Letting (Myself) Go

You've heard that phrase, "how you do anything is how you do everything"?  By the looks of things around here, I tend to let things go until their need for attention reaches a critical state.

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Exhibit A: my hair.  It looks like an Amish haystack.  (Do you know those Amish farmers stack their hay themselves, no mechanical hay-picker-uppers, not even a horse-drawn one?  I watched a man in this field, scooping up armloads of mown hay and placing them on top of one another.)

Exhibit B: my garden.  I go for days without tending it.  When guilt and curiosity finally compel me toward my raised beds, I find there's food there.  Like this cucumber.  I don't remember planting cucumbers.  Did I plant cucumbers?

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I'm equally stymied by strange developments in garden neglect, like the dying off of my squash vines.  One of my beds looks like a big dog laid down to take a nap in the middle of it.  

Oh, yeah, and there's squash.  WOW.

The cycle of life and death seems to go through its motions without my having much of a say, both in my garden and in life. Control is just an illusion.  

I just heard from someone very close to me that they lost another pregnancy.  It's their fourth miscarriage. How could something so innate as reproduction be so elusive?  I spent so much time in my 20s and 30s worried about getting pregnant!  All those intimate moments interrupted, so that I could spend ten minutes trying to get the proper grip on a rubber diaphragm coated with sperm-killing jelly.  It worked, I didn't have any kids then.  I don't have any kids now.  I couldn't will them into being, years later, even though I and several fertility specialists tried.  It turns out the mechanisms that unite sperm and egg and cause baby are much more nuanced, much more easily disrupted, than I would have believed.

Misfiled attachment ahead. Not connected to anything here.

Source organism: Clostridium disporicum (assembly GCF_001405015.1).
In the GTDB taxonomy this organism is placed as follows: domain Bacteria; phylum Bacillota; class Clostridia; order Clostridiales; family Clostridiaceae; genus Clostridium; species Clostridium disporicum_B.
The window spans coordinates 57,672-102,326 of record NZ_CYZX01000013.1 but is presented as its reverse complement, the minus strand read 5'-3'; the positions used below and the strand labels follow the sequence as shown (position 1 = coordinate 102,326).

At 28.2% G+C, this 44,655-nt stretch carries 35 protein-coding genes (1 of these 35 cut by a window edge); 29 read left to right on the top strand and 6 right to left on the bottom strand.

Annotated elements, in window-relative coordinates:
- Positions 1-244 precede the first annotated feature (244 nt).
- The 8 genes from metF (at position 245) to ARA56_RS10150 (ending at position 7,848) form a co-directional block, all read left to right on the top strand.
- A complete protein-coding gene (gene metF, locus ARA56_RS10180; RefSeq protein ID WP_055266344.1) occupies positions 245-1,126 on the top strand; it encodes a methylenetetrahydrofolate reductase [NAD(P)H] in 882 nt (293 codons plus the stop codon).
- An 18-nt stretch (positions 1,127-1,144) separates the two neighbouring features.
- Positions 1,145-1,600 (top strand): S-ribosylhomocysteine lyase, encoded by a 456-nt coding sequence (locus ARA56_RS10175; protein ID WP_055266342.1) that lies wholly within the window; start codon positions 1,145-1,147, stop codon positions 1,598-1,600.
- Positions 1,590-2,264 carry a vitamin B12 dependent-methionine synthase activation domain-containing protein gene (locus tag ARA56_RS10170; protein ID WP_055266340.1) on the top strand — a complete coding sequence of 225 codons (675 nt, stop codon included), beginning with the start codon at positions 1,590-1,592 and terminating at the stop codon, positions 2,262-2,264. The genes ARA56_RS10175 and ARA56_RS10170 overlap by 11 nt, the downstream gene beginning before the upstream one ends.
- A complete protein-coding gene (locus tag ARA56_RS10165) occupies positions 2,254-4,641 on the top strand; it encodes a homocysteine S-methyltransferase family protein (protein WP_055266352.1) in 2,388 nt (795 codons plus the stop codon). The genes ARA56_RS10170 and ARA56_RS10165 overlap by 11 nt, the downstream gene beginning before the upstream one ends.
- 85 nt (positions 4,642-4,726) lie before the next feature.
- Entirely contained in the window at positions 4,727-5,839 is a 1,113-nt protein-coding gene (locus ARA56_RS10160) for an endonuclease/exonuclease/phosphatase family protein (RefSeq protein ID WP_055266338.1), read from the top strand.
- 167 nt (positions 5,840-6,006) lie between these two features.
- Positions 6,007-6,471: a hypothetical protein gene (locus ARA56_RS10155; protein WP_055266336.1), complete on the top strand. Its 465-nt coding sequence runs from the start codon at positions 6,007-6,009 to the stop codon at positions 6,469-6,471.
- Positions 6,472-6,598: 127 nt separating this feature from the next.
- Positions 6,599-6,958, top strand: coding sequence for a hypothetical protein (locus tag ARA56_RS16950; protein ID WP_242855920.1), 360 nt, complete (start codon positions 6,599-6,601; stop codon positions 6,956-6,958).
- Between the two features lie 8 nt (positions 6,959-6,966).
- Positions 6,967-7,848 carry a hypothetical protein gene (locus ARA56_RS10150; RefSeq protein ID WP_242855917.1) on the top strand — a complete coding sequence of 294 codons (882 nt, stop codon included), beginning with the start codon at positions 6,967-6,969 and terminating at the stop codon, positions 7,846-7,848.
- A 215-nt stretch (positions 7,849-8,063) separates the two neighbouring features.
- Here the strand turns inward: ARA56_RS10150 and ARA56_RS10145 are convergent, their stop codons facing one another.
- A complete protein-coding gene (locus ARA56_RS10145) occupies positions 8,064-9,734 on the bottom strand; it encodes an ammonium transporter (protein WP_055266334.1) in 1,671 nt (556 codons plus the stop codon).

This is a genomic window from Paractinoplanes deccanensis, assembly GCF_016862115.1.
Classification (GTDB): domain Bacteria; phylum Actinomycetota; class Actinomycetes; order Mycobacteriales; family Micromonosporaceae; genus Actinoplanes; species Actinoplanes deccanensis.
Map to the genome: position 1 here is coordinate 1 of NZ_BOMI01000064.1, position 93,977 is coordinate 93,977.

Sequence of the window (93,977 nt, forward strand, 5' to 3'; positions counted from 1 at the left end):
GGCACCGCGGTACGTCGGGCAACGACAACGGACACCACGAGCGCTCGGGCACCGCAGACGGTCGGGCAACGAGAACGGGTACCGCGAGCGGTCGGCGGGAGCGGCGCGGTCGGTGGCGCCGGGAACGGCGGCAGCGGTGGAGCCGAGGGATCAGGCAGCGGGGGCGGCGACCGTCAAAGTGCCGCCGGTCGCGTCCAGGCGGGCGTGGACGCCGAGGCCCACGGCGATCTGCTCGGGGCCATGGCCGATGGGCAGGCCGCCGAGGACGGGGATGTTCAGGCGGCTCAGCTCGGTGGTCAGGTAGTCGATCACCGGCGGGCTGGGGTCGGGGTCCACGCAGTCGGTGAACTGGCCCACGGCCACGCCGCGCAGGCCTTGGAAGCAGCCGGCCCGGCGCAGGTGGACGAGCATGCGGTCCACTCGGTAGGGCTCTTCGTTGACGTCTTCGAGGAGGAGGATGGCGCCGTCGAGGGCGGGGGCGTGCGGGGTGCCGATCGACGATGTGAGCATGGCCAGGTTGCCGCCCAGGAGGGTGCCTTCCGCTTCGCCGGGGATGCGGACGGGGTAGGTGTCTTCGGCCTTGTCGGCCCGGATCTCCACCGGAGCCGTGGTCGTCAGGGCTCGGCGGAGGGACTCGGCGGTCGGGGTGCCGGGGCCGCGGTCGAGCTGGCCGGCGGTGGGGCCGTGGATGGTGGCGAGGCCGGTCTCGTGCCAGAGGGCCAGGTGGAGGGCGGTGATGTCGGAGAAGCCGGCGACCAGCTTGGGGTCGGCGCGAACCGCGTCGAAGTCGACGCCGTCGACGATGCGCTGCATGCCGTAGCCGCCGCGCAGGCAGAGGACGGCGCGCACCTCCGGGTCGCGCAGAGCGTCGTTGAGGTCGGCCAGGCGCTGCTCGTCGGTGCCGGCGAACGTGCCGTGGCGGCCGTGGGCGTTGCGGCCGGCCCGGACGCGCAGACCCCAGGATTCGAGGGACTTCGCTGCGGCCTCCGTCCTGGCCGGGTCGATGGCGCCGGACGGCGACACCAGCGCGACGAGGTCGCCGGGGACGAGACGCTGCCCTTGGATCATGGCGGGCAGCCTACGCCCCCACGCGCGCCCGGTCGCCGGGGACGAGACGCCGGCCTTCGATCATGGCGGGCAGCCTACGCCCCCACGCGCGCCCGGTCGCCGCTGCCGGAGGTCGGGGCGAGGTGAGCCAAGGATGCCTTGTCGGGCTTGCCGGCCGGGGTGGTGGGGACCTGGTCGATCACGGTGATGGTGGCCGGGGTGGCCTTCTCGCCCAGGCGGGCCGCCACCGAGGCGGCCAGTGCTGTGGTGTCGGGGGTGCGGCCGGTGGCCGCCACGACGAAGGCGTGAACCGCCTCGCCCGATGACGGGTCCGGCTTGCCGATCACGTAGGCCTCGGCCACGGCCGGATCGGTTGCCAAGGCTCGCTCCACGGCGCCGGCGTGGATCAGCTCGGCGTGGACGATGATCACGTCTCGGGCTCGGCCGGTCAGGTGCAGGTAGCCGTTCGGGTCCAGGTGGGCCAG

Commodity corn and soybeans are reaching their peak, and the little ad signs of seed sellers like DeKalb and Pioneer and Buckeye are appearing next to the lushest fields.  Each claims to have this boom and bust cycle of growth and decline within their control: yields and traits and protein content, oil estimates, root strength and test weights.  Then heavy rains come along, and throw everything askew.  

Life gets scary when you let go of the wheel, and even scarier when you realize that you weren't really steering when you had your hands on it, either.  But I'm trying not to be scared.  I'm going for the kind of delight that I experienced when I found that cucumber.  WOW.  Look at this!  Look at what I didn't even do!